As a pure economic indicator, cocaine use gives an insight to the strength of discretionary spending for the middle classes -- the primary users of the drug. The latest report from the National Advisory Committee on Drugs on drug use, shows that the number of people who had snorted cocaine in the previous 12 months had fallen from 1.7 per cent of the adult population in 2006/07 to 1.5 per cent last year. Stripping out all the legal and moral stuff, weak consumer confidence and discretionary spending weighs heavily on any domestic recovery.
The number of students from outside Ireland studying in our third-level institutions in 2011 increased by 1,456 to 14,851. This brings increased spending on stuff like baked beans, jumpers and rollies as well as extra revenues for the creaking education system.
Maybe if we all hold hands and wish really hard it'll go away. Europe's powerbrokers are still hoping that this cack-handed strategy will bear fruit but in the meantime last week's move to allow the bailout funds to directly buy sovereign bonds had a minimal impact. Memo to Europe: It's not the answer! But Ireland continues to tip-toe away from the crisis epicentre with bond yields falling slightly to 7.12 per cent.
Used car sales
It's probably the second biggest purchase after a home and it represents a real barometer of the health of consumer spending. Buying a secondhand car involves a fair bit of confidence in the future. Last week, sales of used cars rose 2.8 per cent on Carsireland.ie, with average prices dropping 3.1 per cent as increasing numbers of company lease motors end up in the courts and other companies exit the lease market.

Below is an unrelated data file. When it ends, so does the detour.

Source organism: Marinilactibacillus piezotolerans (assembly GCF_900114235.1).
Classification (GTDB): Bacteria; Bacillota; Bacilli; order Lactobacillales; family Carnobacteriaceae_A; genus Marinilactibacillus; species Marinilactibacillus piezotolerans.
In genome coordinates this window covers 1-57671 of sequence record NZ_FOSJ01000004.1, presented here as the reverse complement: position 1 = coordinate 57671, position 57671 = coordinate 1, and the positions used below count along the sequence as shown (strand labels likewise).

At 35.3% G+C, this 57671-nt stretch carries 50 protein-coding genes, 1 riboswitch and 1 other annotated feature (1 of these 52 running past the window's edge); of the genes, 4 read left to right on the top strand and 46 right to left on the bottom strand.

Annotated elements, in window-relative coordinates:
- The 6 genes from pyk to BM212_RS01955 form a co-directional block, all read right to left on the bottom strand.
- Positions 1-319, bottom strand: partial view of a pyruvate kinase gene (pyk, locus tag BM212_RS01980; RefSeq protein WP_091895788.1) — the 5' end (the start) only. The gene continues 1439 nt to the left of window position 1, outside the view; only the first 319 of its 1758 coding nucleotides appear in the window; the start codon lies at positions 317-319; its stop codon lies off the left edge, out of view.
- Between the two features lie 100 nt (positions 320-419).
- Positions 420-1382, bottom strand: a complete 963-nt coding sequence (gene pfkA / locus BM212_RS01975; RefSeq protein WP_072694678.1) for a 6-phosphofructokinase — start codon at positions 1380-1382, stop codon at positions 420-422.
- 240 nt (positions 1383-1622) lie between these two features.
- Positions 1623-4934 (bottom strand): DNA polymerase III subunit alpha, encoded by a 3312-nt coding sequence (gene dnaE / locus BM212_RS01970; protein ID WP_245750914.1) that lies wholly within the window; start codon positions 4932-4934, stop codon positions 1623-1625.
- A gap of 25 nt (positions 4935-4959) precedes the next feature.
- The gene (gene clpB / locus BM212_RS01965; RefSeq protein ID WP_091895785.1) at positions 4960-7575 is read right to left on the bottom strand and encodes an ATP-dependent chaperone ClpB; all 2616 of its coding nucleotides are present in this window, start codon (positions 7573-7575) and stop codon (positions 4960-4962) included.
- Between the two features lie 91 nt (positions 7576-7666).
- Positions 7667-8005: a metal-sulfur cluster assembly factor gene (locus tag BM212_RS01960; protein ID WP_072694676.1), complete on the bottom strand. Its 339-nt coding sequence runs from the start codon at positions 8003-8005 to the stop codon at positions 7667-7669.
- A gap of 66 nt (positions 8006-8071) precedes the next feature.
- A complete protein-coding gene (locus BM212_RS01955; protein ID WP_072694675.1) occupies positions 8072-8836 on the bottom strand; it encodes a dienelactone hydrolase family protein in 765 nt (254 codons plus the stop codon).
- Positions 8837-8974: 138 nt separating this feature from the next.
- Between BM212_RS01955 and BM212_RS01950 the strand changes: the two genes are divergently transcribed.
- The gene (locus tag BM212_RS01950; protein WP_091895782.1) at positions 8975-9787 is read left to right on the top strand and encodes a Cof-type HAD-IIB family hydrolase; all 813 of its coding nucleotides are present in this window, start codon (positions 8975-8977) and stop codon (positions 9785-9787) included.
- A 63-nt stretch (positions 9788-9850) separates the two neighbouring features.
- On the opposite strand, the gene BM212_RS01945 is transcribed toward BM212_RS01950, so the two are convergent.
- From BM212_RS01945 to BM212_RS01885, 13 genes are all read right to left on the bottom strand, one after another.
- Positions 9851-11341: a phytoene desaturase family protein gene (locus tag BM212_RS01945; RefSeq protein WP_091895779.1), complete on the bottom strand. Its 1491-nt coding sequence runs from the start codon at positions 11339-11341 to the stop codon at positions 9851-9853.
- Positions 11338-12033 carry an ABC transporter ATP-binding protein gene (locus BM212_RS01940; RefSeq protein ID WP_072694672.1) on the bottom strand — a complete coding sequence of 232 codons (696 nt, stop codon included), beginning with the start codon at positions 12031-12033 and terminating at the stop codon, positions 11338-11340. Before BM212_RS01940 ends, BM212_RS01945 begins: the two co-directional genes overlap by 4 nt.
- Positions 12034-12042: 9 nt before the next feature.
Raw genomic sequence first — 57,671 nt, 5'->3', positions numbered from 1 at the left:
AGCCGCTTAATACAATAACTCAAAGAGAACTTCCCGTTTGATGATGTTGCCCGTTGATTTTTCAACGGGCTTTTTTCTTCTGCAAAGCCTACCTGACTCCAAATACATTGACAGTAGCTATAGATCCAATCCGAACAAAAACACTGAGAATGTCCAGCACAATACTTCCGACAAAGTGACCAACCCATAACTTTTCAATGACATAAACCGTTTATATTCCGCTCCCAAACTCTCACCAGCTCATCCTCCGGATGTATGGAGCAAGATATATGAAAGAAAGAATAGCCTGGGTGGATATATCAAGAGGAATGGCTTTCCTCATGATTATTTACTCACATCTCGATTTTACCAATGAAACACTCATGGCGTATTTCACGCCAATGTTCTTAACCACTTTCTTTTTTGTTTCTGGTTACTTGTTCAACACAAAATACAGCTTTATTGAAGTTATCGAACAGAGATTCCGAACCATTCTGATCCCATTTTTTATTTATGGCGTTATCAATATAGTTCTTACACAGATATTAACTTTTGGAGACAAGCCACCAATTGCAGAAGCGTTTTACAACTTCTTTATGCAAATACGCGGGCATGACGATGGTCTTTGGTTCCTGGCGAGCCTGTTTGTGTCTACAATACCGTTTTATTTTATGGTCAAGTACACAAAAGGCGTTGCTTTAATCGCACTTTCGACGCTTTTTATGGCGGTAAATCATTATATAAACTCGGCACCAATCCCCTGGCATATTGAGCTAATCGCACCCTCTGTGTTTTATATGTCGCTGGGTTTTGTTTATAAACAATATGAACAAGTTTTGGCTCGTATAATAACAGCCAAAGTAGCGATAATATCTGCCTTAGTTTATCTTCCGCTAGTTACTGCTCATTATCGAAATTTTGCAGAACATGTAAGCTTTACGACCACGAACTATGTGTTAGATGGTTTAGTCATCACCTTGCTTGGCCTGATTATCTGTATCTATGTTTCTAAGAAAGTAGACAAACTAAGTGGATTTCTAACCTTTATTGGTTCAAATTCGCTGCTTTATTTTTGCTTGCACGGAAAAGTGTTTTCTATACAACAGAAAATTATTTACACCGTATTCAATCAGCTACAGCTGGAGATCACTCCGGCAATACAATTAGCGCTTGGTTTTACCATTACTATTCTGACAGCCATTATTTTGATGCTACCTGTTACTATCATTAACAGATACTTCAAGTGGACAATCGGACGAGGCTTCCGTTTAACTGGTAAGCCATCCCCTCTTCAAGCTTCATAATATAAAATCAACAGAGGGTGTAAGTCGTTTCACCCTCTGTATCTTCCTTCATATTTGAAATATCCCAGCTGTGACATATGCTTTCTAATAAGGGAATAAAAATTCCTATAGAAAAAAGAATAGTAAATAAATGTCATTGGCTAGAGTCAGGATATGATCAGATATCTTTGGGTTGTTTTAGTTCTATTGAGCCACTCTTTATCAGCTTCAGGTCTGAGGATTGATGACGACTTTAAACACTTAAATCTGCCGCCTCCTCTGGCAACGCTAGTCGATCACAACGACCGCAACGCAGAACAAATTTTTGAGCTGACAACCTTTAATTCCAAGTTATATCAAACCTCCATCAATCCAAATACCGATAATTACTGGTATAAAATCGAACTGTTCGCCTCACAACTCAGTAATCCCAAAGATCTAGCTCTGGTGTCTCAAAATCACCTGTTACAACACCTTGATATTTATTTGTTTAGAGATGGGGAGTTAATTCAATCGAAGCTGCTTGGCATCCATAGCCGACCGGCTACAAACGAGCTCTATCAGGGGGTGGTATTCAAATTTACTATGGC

The plan for economic recovery is simple enough. Pay everyone way less, so that Ireland becomes a really cheap place to do business. Then lots of foreign companies will set up operations here giving all the unemployed people jobs. The plan seems to be going a bit askew, with new numbers showing that average weekly earnings actually rose by 0.7 per cent for the last 12 months in the first quarter of the year. Er....does anyone have another plan?
Last year, the Irish Music Rights Organisation saw licence revenue drop 4.2 per cent on weak economic activity, as fewer pubs, clubs or restaurants are blaring out music. Live music and broadcast income remained fairly stable.
Number of properties available for sale
According to daft.ie, there has been a significant fall in the number of properties available for sale from 55,112 to 52,902 in the past six months. We were not surprised at all to see a small turn in property prices some months ago as we have watched the volumes on the market fall since the beginning of this column. There is still the overhang of bloated numbers, but at least the trend is moving in the right direction.
Furry animal prices
The latest CSO Agricultural Output price index is not anything that people should read lightly. However, it does show that the price for furry and fluffy animals has risen sharply, with calves up 39.2 per cent in the 12 months to April 2012, chicken and poultry rose 20.6 per cent with pigs up 7.5 per cent. This is a spot of good news for the old farmers, who haven't been complaining much as they zip around in shiny new Massey Fergusons. Higher prices for export goods mean more money sloshing around the system here.
Sunday Indo Business